Air flows in and out of the lungs through tubes called airways. In COPD, the walls of the two larg...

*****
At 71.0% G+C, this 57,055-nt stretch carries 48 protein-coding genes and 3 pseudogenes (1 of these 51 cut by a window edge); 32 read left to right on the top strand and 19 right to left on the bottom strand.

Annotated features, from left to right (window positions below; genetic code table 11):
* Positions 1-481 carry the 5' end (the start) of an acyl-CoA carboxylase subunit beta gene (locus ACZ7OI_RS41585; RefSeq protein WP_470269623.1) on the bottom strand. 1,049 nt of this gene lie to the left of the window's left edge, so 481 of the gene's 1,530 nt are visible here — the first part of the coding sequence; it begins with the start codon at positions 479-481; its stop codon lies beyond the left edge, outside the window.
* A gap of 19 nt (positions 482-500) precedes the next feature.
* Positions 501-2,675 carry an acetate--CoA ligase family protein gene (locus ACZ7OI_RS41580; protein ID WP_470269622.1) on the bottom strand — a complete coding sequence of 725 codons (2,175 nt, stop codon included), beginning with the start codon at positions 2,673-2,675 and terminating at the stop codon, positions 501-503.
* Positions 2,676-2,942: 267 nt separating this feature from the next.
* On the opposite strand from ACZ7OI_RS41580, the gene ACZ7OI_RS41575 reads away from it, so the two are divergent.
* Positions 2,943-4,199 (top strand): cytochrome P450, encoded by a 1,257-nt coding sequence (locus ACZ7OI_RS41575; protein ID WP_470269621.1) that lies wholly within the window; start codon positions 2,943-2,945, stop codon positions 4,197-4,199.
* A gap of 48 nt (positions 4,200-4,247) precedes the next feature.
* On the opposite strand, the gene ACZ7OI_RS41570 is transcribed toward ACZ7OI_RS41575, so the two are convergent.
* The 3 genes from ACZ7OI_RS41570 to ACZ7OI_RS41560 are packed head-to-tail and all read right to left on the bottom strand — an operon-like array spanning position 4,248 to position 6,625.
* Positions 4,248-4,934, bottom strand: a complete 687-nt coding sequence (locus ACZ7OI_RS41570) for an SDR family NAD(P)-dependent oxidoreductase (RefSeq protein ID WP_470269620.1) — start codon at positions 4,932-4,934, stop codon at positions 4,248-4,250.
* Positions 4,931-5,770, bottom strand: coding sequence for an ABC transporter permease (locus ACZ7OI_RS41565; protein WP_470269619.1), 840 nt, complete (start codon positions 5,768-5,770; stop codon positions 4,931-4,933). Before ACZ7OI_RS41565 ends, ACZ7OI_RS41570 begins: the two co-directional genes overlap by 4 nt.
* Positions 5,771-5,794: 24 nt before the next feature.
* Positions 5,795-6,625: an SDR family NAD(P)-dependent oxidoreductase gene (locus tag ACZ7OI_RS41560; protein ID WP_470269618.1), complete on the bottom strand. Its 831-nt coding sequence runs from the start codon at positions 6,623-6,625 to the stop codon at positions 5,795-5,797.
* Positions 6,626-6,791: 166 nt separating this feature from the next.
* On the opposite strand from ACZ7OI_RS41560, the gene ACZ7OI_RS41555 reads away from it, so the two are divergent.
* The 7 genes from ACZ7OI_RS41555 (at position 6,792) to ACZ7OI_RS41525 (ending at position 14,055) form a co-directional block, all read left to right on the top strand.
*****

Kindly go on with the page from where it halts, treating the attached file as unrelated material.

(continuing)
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Air flows in and out of the lungs through tubes called airways. In COPD, the walls of the two large airways, called bronchi, are damaged and thickened. The channel air passes through is narrowed, which makes it harder to breathe. Cells in the airways that produce mucus become larger, producing more mucus, which causes a phlegmy cough. COPD also causes changes in the smaller airways, called the bronchioles. They become inflamed in response to irritating particles and gases in cigarette smoke. Excess fluid accumulates and inflammatory cells gather. They release a continuous stream of substances that produce inflammation. The substances enter the airway walls and airspaces, or alveoli, at the end of the bronchioles. The small airways are normally held open by attachments to the elastic airspace walls. When the walls are destroyed, the small airways collapse. Air is trapped in the alveoli; it is harder to fully exhale or to fill the lungs when you inhale, which leaves your body without the air it needs.